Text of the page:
After ignoring the % of grains given n wb, and calculating the % of water to flour, I figured I had close to 110% in the tmixI started and put together this morning.  I had to add an extra nearly 470g flour (I make a double mix of the recipe in WGB) to compensate and get the mix to a consistency I thought would strengthen enough with folding.


It did strengthen some, and the gluten looks very good (smooth and rather tacky) but still spreads fairly well.  

Matt_in_the_OC's picture
Matt_in_the_OC

Have you tried white whole wheat?  I used 100% white whole wheat with 70% hydration.  It turned out way better than I thought it would.

Mason's picture
Mason

I saw a bag of it in the store the other day, but I wasn't sure of the gluten content.  Is it usually "hard" enough to be good bread flour?

dsoleil's picture
dsoleil

Hydration percentages can be misleading for the reasons mentioned above.  If water is used in a whole grain soaker, it doesn't necessarily affect the dough more than adding particulates to it.  Hammelman has a Five Grain Levain that is 98% hydration, but much of that is soaked up by the five grains overnight before it is mixed into a dough.  That said, there are a few things to keep in mind...


The more whole wheat flour you use, the thirstier your dough will be... meaning, it will take more water to get the same consistency you would with white flour.  I do quite a bit of 100% whole wheat baking.  Without any other added grains, the highest hydration I've pushed to is 83% without losing dough structure.  At 84% and higher, the dough gets flatter and flatter.  Reinhart's Whole Grain Bread book pegs most of the recipes at 75% hydration.


As for white wheat flour, it will produce a softer crumb much like adding milk or butter to a standard whole wheat dough.


Hope that helps!

Mason's picture
Mason

Thanks for your advice, everyone.


I tihnk the final hydration was close to 80%.  The dough was very sticky and not that easy to work with.  But the result was close to what I was aiming for (a little higher portion of white flour than originally intended, though).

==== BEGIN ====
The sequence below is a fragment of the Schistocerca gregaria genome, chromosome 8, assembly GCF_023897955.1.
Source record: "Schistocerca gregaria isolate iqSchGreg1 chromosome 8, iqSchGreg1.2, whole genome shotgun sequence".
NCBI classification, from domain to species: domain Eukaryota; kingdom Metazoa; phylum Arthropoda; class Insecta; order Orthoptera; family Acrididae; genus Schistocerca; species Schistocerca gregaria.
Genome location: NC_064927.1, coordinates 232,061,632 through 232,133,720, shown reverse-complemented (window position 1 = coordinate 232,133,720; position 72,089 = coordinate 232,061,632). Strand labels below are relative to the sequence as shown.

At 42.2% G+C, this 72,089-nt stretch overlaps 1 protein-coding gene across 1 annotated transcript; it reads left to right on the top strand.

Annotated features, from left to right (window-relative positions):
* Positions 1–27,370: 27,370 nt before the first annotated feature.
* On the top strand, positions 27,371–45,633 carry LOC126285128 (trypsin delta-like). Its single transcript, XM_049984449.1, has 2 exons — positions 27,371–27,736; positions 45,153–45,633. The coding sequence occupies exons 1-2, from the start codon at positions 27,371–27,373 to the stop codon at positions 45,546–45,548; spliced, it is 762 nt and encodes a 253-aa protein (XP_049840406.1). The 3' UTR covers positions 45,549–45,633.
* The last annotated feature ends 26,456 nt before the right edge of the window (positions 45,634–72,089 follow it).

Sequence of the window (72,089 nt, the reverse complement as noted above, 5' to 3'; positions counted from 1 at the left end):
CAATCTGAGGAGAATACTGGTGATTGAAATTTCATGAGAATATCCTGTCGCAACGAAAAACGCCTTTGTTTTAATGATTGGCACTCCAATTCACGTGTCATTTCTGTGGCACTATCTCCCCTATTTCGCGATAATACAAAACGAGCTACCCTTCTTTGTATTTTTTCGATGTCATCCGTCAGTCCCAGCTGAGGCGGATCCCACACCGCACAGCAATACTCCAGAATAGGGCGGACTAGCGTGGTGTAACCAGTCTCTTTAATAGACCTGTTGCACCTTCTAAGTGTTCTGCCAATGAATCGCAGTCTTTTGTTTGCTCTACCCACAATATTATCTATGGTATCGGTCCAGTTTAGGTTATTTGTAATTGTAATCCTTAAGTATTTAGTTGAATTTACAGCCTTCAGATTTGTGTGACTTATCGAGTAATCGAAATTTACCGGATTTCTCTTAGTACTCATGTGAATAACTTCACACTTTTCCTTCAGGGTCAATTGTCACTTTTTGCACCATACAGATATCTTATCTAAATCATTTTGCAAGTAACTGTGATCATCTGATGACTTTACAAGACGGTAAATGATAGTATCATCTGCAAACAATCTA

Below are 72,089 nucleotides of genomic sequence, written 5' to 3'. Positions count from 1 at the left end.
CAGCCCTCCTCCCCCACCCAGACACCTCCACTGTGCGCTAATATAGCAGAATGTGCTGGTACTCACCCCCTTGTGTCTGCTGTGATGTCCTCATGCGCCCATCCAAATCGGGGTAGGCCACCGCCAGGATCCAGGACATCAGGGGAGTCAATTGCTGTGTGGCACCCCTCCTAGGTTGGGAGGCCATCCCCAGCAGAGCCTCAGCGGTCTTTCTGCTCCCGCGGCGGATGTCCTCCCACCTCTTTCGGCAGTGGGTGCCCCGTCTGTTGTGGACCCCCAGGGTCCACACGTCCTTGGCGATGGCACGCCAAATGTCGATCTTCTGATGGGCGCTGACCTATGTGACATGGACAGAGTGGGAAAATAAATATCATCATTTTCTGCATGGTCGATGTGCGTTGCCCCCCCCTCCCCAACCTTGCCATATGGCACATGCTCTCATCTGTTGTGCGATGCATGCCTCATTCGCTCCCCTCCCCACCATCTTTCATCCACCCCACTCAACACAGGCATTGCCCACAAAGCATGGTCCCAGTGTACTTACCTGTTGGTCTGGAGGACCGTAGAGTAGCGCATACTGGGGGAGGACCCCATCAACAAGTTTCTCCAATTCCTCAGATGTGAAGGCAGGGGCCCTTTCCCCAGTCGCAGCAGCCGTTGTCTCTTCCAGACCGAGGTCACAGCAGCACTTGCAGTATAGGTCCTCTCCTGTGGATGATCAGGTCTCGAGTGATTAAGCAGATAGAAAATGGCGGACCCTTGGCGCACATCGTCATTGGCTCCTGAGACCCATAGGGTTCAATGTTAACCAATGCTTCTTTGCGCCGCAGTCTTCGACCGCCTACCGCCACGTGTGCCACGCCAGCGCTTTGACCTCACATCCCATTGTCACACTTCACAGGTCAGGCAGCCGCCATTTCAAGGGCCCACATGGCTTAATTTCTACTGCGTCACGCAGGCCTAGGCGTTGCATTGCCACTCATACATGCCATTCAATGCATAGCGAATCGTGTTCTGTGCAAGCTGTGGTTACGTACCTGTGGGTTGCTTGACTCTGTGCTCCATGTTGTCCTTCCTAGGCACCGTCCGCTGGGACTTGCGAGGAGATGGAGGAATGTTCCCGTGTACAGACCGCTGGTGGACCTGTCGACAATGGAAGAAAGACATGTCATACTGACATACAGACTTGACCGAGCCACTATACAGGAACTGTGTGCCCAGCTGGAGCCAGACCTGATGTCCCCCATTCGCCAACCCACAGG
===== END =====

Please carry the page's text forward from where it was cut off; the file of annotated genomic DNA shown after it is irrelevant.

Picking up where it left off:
It came out fine, though.  I made two baguette-shaped loaves and one boule, all raised in bannetons.  The boule was baked in a cloche I improvised from a terracotta planter.


The crumb is good by comparison with my previous efforts at this kind of bread.  It's smooth and creamy, translucently glowing, with good irregular holes, and tiny glowing morsels of cornmeal and whole grains.  The crust is thin and was slightly crunchy but it  softened as it cooled. 


I didn't quite get the oven jump and grigne I'm aspiring to, though. 



sliced and whole loaves


 

kolobezka's picture
kolobezka

Congratulations!!!


Only-I got a little bit lost in the changes of the initial formula.Was your final version 50% whole wheat? Could you give the overall fomula?


Thanks!


zdenka

Mason's picture
Mason

The origial attempt was to use 44% white flour, 22% whole wheat flour, and 33% grains.  Bt what I initially thought would be 80% water took that as a percentage of the flour plus grains weight.  


But the grains were mostly cooked, which alreadyt had absorbed most of the water they were going to absorb.  I should not have counted that as part of the flour weight, as Reinhart does in his book.


As a percentage of the white and WW flour, then the original water was about 115% water.   


So during initial kneading, when I realized I was trying to knead soup in my Kitchen Aid mixer, I added enough white flour to the dough to bring the overall water % down to about 80%  of the weight of the White and WW flour only.


So what would  have been 66% white and 33% WW flour, with 50% grains and 110% water, worked out in the end by the addition of more white flour to be abut 80% white, 20%WW with 80% water, and about 33% grains.


Next time, I won't mess with the water, but will try to keep the WW flour ratio up to 50%

Biffbread's picture
Biffbread

It seems like everywhere I turn, regardless of the type of bread, I see people always coming back to 80% hydration. Is that the magic ratio?